I’m still meditating.
I don’t know if I’m getting anywhere, but I do feel a certain calm, and at least now it’s habitual.
My favourite meditation time of day at present is midwinter sunset, around 4pm. It’s that pivotal time between early afternoon, when there was still time to ‘do ministry’ (a pastoral visit or a meeting starting at 2pm) and late afternoon/early evening, when people who work from home shuffle off to put the kettle on and think about food before those of us who also have evening work, take a deep breath, check social media, and go out again at 7.
Maybe it’s because I spent so many years with a school run, but 4 o’clock is always a time I come home – even if’s now it’s coming home only to myself. 4 o’clock is breathing time, putting the kettle on time and taking stock time. Sofa, stroke cat, Earl Grey, meditation.
Before discovering mediation, I set out a while back to try and practice contemplative prayer – that is – to sit in God’s presence without saying anything. The 19th French priest John-Marie-Baptiste Vianney once found a peasant man sitting in church hour by hour, apparently doing nothing. When questioned, the peasant simply said, ‘I look at him and he looks at me’.
It’s the ultimate definition of prayer, of adoration. But before this came anywhere near being a reality for me, I knew I had to learn how to tame the mind. So I took up meditation. Also, I’d been unwell and needed to come to a better understanding of my mind and body, and how they functioned and could best flourish.
Meditation helps you to focus on the present moment by drawing attention to your breath, which in turn stills the mind from restless thoughts that assail us when we stop and sit still. You learn to notice when your mind has wandered (this is normal) and to bring it gently back. It teaches you that you have more control over your thought life than you realised. But in order for it work, you have to stop and sit still.
In terms of stopping, modern life has become lived at such a hectic pace that we are making ourselves ill with stress and over stimulation. Like our many devices, we sometimes need re-charging, but for personal re-charging, ironically, we need to unplug ourselves – from TV, radio, smart phone, background music and internal chatter.
But it’s not easy these days to unplug.
I watched the first Bond movie last night on the TV: Dr No, starring Sean Connery, and made in 1962. In comparison to a Bond made this decade, the scenes in Dr No were so slow my attention span was crying out in protest and I was sorely tempted to browse ebay at the same time.
But as we have a house rule of ‘no devices after supper’, this was not possible. I was forced to watch Sean Connery crawling through radioactive tunnels for at least 15 minutes at a time, sometimes stopping to look slowly around, or tie another bandage on his hand. With no fast paced scene changes, multiple weird camera angles, or any soaring background music, it was like having a prolonged lesson in mindfulness.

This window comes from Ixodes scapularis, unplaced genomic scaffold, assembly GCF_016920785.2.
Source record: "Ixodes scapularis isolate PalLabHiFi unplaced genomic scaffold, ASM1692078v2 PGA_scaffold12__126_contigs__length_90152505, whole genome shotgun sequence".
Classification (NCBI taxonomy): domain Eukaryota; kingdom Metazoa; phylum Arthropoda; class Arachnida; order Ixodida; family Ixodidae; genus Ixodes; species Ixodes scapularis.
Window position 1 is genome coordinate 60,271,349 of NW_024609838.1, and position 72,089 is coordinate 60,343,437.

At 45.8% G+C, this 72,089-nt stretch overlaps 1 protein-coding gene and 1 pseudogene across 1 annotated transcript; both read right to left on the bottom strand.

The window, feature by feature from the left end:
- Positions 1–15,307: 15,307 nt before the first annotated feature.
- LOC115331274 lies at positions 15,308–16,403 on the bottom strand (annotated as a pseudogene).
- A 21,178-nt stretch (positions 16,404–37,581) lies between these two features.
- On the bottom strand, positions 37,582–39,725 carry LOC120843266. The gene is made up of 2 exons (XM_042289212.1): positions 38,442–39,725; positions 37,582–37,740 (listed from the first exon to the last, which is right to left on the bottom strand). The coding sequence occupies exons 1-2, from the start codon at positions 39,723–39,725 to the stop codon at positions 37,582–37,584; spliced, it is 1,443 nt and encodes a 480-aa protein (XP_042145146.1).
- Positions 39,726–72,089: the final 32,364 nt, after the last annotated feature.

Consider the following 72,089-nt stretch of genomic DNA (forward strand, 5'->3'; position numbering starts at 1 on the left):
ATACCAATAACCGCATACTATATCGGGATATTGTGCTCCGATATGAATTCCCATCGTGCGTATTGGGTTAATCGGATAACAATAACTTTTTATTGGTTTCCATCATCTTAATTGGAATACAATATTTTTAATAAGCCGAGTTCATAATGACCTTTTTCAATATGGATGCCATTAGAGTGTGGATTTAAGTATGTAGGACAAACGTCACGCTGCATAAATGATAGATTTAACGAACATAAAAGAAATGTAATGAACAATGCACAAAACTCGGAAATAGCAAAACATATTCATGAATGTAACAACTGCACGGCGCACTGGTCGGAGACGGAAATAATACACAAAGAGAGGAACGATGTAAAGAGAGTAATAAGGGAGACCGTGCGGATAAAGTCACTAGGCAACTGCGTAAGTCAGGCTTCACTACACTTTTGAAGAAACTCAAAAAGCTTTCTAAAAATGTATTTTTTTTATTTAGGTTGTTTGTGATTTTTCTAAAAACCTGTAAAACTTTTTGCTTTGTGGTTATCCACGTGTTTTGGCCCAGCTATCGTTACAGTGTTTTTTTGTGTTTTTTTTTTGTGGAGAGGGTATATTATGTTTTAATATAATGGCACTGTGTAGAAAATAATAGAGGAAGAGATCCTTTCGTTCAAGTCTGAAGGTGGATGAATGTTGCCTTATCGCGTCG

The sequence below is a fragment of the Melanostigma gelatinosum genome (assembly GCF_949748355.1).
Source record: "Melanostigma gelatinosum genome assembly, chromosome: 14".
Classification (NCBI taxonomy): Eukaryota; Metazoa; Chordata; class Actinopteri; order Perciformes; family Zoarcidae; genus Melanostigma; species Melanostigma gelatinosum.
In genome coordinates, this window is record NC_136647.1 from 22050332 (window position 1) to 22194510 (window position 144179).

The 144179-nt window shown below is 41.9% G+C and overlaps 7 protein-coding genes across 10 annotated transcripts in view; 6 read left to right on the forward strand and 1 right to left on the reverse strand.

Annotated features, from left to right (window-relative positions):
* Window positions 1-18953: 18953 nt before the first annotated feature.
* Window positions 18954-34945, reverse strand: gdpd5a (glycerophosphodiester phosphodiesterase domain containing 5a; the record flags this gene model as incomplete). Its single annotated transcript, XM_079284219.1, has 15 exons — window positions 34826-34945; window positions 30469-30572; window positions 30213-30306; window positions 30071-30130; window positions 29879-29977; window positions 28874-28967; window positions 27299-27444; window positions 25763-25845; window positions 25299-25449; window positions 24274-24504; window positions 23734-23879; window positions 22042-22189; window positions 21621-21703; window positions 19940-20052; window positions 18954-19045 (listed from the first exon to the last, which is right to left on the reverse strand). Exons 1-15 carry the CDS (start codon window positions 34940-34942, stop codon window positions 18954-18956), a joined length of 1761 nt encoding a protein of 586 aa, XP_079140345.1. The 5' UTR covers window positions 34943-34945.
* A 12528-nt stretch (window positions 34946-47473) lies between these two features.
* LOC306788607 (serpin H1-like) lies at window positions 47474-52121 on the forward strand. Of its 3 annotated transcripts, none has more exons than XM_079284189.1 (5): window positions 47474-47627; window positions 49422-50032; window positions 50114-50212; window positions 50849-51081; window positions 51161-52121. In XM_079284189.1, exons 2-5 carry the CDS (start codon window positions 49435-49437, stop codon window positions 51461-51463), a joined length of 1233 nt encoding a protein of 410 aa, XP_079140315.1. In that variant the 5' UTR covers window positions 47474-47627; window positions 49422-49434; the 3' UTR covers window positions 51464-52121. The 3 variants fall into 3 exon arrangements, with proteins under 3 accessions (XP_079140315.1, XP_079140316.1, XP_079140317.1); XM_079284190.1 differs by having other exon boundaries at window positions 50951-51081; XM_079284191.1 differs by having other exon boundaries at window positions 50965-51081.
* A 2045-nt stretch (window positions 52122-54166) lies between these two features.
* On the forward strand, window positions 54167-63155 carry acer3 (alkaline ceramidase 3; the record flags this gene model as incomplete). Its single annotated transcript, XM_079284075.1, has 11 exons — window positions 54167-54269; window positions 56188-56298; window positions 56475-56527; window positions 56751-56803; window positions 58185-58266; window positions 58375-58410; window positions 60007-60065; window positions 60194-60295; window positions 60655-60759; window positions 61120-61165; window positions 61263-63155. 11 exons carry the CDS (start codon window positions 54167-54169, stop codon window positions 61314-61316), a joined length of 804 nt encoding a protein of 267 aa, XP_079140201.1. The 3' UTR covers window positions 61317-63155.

I’ve discovered meditation apps, which are great because someone’s meditative voice keeps telling you come back and focus on your breathing, which is helpful when after 4 or 5 seconds your wandering mind has already covered 1) what are we having for supper? 2) how late could I feasibly get up tomorrow? and 3) When do the A level exams start? (answer: they’re at least 5 months away so do not start worrying about them now).
But what about contemplation? Has that gone out of the window? And is it really necessary any more, because I do feel really chilled after meditating, especially when you get mood music and background sounds of waterfalls on your app.
I’ve met a number of non-religious people who meditate and it seems to serve many of the needs that “spiritual but not religious” people still have. It helps you focus, it makes you feel more peaceful and it has health benefits. But I think the difference is that meditation is essentially still about you, whereas prayer (or meditation which is specifically Christian) is about something greater than me.
I’ve come to see meditation techniques as the warm up for prayer. I can sit and think about my breathing and listen to calming music and waterfalls, but there’s still this hunger to connect with something bigger, and that for me has to be something that’s beyond creation. It’s something (someone) who created it in the first place. It’s like going back to first principles.
The trouble begins when the meditation app stops. At the end of my 12 minutes, I see I have done 10 meditations in a row and am being congratulated by some little dancing stars on my phone, and a crooning voice telling me I’m great. Then it’s phone off time, no more soothing waterfalls or vibraphone harmonies. The stimulation ends and I think, time for contemplation.
That’s when the real challenge begins. That’s when the chasm opens up. In terms of contemplation, I am still profoundly in the shallows, or perhaps shadows. But at least I can now sit still. So my body is assisting, not hindering me.
It’s a start.